Chemsex drugs on the rise: a longitudinal analysis of the Swiss HIV Cohort Study from 2007 to 2017.

Hampel, B; Kusejko, K; Kouyos, R D; Böni, J; Flepp, M; Stöckle, M; Conen, A; Béguelin, C; Künzler-Heule, P; Nicca, D; Schmidt, A J; Nguyen, H; Delaloye, J; Rougemont, M; Bernasconi, E; Rauch, A; Günthard, H F; Braun, D L; Fehr, J (2020). Chemsex drugs on the rise: a longitudinal analysis of the Swiss HIV Cohort Study from 2007 to 2017. HIV medicine, 21(4), pp. 228-239. Wiley 10.1111/hiv.12821

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Chemsex refers to the use of sex-enhancing drugs among men who have sex with men (MSM) in combination with specific sexual and social behaviours. Longitudinal data on this development and the associated health risks are scarce.


Data on all recreational drugs reported in the Swiss HIV Cohort Study (SHCS) from 2007 to 2017 were collected. Drug use was analysed longitudinally for all drug classes. In addition, potential associations between patient characteristics and the consumption of methamphetamine, γ-hydroxybutric acid/γ-butyrolactone (GHB/GBL), 3,4-methylenedioxymethamphetamine (MDMA/XTC), cocaine and amphetamine were analysed.


We analysed 166 167 follow-up entries for 12 527 SHCS participants, including 7101 free text field entries containing information about recreational drugs other than cannabis, cocaine and heroin. Overall, we observed a stable percentage (9.0%) of recreational drug use (excluding cannabis, amyl nitrite and prescription drugs). For MSM, however, there was an increase in overall drug use from 8.8% in 2007 to 13.8% in 2017, with particularly large increases for methamphetamine (from 0.2 to 2.4%; P < 0.001) and GHB/GBL (from 1.0 to 3.4%; P < 0.001). The use of each of the potentially sex-enhancing drugs methamphetamine, GHB/GBL, cocaine, XTC/MDMA and amphetamine was significantly associated with condomless sex with nonsteady partners, and higher prevalences of depression, syphilis and hepatitis C.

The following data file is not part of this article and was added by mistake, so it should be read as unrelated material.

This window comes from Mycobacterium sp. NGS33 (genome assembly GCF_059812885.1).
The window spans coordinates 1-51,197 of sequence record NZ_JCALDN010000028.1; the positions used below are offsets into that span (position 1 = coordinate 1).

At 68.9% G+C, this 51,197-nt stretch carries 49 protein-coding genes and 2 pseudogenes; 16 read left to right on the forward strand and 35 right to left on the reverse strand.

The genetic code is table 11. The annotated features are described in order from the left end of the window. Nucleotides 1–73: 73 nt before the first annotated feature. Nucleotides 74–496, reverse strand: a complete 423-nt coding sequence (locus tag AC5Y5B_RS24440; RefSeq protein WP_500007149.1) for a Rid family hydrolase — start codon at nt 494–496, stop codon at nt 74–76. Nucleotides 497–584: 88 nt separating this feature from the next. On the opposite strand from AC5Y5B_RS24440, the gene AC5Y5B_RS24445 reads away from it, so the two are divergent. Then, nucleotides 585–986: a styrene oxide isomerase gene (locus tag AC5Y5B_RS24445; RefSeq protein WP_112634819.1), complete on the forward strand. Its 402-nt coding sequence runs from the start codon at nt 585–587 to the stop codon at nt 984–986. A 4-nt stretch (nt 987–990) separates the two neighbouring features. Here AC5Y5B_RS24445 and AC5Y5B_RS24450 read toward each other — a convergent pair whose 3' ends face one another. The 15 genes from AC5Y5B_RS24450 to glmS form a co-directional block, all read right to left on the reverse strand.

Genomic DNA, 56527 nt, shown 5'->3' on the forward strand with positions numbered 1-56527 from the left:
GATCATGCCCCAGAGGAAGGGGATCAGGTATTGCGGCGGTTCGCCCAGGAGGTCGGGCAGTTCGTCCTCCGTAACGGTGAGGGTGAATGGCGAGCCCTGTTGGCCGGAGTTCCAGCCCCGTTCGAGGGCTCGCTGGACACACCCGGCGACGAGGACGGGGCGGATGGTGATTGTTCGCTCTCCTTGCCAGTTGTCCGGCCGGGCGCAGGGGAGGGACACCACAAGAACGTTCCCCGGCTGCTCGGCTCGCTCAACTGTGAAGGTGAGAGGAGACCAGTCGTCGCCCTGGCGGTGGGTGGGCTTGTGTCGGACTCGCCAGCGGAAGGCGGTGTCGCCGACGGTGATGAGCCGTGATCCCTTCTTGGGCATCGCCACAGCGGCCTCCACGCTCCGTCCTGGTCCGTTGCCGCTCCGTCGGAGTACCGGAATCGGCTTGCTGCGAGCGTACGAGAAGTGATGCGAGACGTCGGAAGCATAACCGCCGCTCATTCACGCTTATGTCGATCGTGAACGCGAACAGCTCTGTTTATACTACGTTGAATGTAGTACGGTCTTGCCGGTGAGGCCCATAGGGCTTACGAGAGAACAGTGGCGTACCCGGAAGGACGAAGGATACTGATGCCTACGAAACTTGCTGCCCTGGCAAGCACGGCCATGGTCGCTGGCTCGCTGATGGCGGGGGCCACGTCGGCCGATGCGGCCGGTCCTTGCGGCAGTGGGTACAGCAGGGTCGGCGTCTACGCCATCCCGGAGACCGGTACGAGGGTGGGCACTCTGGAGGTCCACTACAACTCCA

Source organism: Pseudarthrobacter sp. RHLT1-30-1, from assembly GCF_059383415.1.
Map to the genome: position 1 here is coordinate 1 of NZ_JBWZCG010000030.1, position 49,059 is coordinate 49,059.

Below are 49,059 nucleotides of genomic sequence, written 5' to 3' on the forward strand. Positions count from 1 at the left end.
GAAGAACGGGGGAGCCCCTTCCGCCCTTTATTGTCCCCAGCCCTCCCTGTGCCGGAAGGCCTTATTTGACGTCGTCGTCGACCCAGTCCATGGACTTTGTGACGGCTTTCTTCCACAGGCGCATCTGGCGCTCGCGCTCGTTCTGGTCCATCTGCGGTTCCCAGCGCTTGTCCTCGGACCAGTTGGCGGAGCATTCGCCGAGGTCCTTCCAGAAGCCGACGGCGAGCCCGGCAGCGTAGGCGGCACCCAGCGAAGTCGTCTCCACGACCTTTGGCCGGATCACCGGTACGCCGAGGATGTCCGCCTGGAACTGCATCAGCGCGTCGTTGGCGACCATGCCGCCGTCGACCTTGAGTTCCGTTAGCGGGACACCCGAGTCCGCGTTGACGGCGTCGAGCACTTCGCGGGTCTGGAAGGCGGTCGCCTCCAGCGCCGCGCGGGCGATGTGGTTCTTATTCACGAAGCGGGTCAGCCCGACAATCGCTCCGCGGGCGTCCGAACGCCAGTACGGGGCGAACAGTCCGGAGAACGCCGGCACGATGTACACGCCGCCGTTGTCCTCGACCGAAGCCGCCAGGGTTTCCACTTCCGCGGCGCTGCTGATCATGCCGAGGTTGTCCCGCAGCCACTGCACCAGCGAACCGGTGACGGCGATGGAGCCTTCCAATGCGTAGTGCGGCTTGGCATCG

The significant increase in the use of chemsex drugs among MSM in the SHCS and the strong association with coinfections and depression highlights the need for harm reduction programmes tailored to MSM. According to our results, improving knowledge about recreational drugs is important for all health care professionals working with people living with HIV.

Item Type:

Journal Article (Original Article)


04 Faculty of Medicine > Department of Haematology, Oncology, Infectious Diseases, Laboratory Medicine and Hospital Pharmacy (DOLS) > Clinic of Infectiology

UniBE Contributor:

Béguelin, Charles Antoine, Rauch, Andri


600 Technology > 610 Medicine & health








Annelies Luginbühl

Date Deposited:

24 Jan 2020 15:28

Last Modified:

05 Dec 2022 15:34

Publisher DOI:


PubMed ID:


Uncontrolled Keywords:

HIV chemsex men who have sex with men recreational drug use




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